Discord story: from an unpopular game to a social hub for youth
Jason Citron created a video game that was unsuccessful. Therefore, he reduced its functionality, leaving only the chat. This is how Discord was born – once a product for gamers, and now a communication platform where everyone can find like-minded people.
In 2015, programmer Jason Citron struggled to break into the video game industry. The new multiplayer game he created with his development studio Hammer & Chisel didn’t catch on.
Therefore, Citron decided to abruptly change the direction of his activities. He fired the developers, left only the chat function for the product and gave it a mysterious name – Discord.
“I think at that time we had maybe six users,” says Citron in an interview. “It wasn’t clear it would work.”
At first, Discord was only popular with other gamers. But more than six years later, thanks in part to the pandemic, it has exploded into the mainstream. While the adults working from home gathered at Zoom, their children downloaded Discord to communicate with peers via text, audio, and video calls in groups known as servers.
The platform has more than 150 million monthly active users, although back in 2019 there were 56 million of them.At the same time, almost 80% are registered outside North America. Discord is now used by gamers and music lovers, students and crypto enthusiasts.
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In September, San Francisco-based Discord said it was raising $ 500 million in funding, compared with a $ 14.7 billion valuation according to PitchBook. In 2021, the number of the company’s employees more than doubled, amounting to about 650 people.
The transformation of Discord into a mainstream tool was an unexpected turn in Citron’s career. He says that he grew up on Long Island and was fond of video games, almost graduated from the University of Full Sails in Florida because he spent a lot of time playing World of Warcraft, and even went on a first date with his future wife in the arcade.
“So many of my best memories come from this experience, so my entire career has been focused on empowering others to create those moments in their lives,” he recalls.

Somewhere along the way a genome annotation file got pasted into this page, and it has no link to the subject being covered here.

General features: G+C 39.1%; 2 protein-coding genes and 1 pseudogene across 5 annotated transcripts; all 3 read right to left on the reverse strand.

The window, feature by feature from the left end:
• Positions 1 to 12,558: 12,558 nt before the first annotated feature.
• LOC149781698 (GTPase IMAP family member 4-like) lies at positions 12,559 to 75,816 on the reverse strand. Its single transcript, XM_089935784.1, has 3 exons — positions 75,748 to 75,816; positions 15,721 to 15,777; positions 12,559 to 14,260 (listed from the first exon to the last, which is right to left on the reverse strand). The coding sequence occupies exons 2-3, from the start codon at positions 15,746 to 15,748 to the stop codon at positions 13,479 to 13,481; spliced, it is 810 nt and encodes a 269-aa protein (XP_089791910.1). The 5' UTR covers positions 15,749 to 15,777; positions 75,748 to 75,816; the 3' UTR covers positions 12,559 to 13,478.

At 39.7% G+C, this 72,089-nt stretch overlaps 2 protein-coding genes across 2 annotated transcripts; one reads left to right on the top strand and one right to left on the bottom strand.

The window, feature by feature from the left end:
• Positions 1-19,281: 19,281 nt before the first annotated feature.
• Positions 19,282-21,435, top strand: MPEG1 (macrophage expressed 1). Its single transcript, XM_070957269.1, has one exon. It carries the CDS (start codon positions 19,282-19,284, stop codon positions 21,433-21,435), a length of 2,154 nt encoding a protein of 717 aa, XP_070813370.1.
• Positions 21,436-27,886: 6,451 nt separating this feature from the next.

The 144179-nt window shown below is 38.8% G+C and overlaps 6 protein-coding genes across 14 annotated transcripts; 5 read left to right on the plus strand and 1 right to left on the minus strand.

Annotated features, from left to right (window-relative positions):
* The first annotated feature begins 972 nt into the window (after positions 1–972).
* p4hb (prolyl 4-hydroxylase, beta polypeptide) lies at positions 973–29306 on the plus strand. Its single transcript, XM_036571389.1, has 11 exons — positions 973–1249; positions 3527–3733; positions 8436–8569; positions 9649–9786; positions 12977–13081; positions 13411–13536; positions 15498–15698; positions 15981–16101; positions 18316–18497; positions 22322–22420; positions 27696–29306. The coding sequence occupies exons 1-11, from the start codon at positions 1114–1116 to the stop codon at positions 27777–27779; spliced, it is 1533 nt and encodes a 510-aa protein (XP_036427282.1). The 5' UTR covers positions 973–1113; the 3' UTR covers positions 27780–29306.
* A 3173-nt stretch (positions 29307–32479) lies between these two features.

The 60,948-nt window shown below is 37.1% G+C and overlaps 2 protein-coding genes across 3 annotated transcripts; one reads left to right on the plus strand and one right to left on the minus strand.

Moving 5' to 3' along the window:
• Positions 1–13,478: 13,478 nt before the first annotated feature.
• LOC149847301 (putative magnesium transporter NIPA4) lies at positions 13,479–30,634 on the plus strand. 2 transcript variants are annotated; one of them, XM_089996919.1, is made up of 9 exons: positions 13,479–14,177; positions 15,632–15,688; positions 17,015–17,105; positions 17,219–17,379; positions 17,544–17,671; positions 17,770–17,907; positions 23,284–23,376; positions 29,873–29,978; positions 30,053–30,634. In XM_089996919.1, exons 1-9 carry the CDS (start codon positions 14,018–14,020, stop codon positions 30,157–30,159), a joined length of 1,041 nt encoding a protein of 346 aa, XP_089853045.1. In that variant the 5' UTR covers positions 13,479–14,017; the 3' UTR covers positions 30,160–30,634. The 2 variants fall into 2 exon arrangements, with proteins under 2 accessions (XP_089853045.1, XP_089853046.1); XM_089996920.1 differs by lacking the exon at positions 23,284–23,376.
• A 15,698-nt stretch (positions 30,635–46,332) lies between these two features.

Prior to Discord, he ran the social gaming network OpenFeint, which he sold to the Japanese gaming company GREE for $ 104 million in 2011. Citron was seen by other members of the gaming community as an innovator because he tried to get players’ attention through social interaction with their friends. It was then a new strategy in the nascent mobile games market.
“At least he’s trying to bring something new to the market,” said Serkan Toto, game analyst from Japan at the time, adding that Mr. Citron’s reputation was “like a geek in a good way.”
Citron now runs a renowned communications platform and calls this change “amazing, wonderful and overwhelming.”
Discord is divided into servers – essentially a series of chats similar to Slack tools – where you can have casual, free conversations about games, music, memes, and everyday life. Some of the servers are large and open to the public; others are available by invitation only.
The service has no ads. It makes money from a subscription that gives users access to features like custom emoticons for $ 5 or $ 10 per month. Discord also began experimenting in December, allowing some users to charge up to $ 100 a month to access their server, of which the company charges itself 10%.
A New York Times source familiar with the company’s finances pointed out that Discord made $ 130 million in revenue last year. However, officials have not said if the business was profitable.
The biggest change in business came at the start of the pandemic.
In June 2020, Citron and his co-founder and CTO Stanislav Vishnevsky wrote a blog post acknowledging that Discord has moved beyond video games and is working to become more accessible to everyone. A few months earlier, the company changed its slogan from “Chat for Gamers” to “A New Way to Communicate with Your Communities and Friends” as a welcome gesture to a wider audience.
main page with the slogan discord
Photo in text: Postmodern Studio / Shutterstock
This transition was not easy. Discord faced the same thorny issues as other social platforms: regulating speech, protecting against harassment, and keeping young people safe.
Discord allows people to chat using fictitious names, and it is largely up to the individual server organizers to enforce community standards. This gives the platform a ‘Lord of the Flies’ feel as groups of young people form online communities and set their own rules.